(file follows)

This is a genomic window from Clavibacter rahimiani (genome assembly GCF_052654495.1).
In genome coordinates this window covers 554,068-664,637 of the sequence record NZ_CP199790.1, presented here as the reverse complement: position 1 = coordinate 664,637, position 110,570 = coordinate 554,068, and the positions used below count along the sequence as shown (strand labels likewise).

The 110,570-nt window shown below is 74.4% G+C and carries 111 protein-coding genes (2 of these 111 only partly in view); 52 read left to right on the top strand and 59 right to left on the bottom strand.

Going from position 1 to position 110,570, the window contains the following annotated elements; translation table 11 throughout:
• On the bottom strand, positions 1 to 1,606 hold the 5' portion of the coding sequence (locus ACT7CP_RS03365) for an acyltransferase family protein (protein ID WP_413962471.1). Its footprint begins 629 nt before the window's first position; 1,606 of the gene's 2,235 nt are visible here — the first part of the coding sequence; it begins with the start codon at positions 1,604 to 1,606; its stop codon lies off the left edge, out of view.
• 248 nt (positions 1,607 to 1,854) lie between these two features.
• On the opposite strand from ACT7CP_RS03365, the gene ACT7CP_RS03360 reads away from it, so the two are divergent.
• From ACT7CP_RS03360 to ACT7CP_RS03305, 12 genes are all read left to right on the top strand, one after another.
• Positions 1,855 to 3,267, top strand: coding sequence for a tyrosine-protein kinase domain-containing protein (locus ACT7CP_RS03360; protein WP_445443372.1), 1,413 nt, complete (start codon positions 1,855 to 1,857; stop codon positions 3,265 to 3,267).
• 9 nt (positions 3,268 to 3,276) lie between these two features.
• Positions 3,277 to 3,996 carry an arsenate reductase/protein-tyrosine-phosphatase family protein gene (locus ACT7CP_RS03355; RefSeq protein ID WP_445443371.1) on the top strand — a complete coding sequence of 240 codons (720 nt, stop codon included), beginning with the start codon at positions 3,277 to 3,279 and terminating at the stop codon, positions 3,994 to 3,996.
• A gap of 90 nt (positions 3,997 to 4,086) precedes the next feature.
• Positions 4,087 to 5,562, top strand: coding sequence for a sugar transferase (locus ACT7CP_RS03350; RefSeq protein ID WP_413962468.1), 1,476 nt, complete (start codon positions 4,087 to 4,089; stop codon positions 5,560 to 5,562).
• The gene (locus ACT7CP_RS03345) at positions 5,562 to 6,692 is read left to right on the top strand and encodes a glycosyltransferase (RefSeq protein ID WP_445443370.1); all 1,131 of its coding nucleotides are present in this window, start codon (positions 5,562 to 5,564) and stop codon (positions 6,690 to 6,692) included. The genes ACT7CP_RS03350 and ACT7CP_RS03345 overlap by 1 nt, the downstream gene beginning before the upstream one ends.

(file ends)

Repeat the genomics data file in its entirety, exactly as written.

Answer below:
This is a genomic window from Clavibacter rahimiani (genome assembly GCF_052654495.1).
In genome coordinates this window covers 554,068-664,637 of the sequence record NZ_CP199790.1, presented here as the reverse complement: position 1 = coordinate 664,637, position 110,570 = coordinate 554,068, and the positions used below count along the sequence as shown (strand labels likewise).

The 110,570-nt window shown below is 74.4% G+C and carries 111 protein-coding genes (2 of these 111 only partly in view); 52 read left to right on the top strand and 59 right to left on the bottom strand.

Going from position 1 to position 110,570, the window contains the following annotated elements; translation table 11 throughout:
• On the bottom strand, positions 1 to 1,606 hold the 5' portion of the coding sequence (locus ACT7CP_RS03365) for an acyltransferase family protein (protein ID WP_413962471.1). Its footprint begins 629 nt before the window's first position; 1,606 of the gene's 2,235 nt are visible here — the first part of the coding sequence; it begins with the start codon at positions 1,604 to 1,606; its stop codon lies off the left edge, out of view.
• 248 nt (positions 1,607 to 1,854) lie between these two features.
• On the opposite strand from ACT7CP_RS03365, the gene ACT7CP_RS03360 reads away from it, so the two are divergent.
• From ACT7CP_RS03360 to ACT7CP_RS03305, 12 genes are all read left to right on the top strand, one after another.
• Positions 1,855 to 3,267, top strand: coding sequence for a tyrosine-protein kinase domain-containing protein (locus ACT7CP_RS03360; protein WP_445443372.1), 1,413 nt, complete (start codon positions 1,855 to 1,857; stop codon positions 3,265 to 3,267).
• 9 nt (positions 3,268 to 3,276) lie between these two features.
• Positions 3,277 to 3,996 carry an arsenate reductase/protein-tyrosine-phosphatase family protein gene (locus ACT7CP_RS03355; RefSeq protein ID WP_445443371.1) on the top strand — a complete coding sequence of 240 codons (720 nt, stop codon included), beginning with the start codon at positions 3,277 to 3,279 and terminating at the stop codon, positions 3,994 to 3,996.
• A gap of 90 nt (positions 3,997 to 4,086) precedes the next feature.
• Positions 4,087 to 5,562, top strand: coding sequence for a sugar transferase (locus ACT7CP_RS03350; RefSeq protein ID WP_413962468.1), 1,476 nt, complete (start codon positions 4,087 to 4,089; stop codon positions 5,560 to 5,562).
• The gene (locus ACT7CP_RS03345) at positions 5,562 to 6,692 is read left to right on the top strand and encodes a glycosyltransferase (RefSeq protein ID WP_445443370.1); all 1,131 of its coding nucleotides are present in this window, start codon (positions 5,562 to 5,564) and stop codon (positions 6,690 to 6,692) included. The genes ACT7CP_RS03350 and ACT7CP_RS03345 overlap by 1 nt, the downstream gene beginning before the upstream one ends.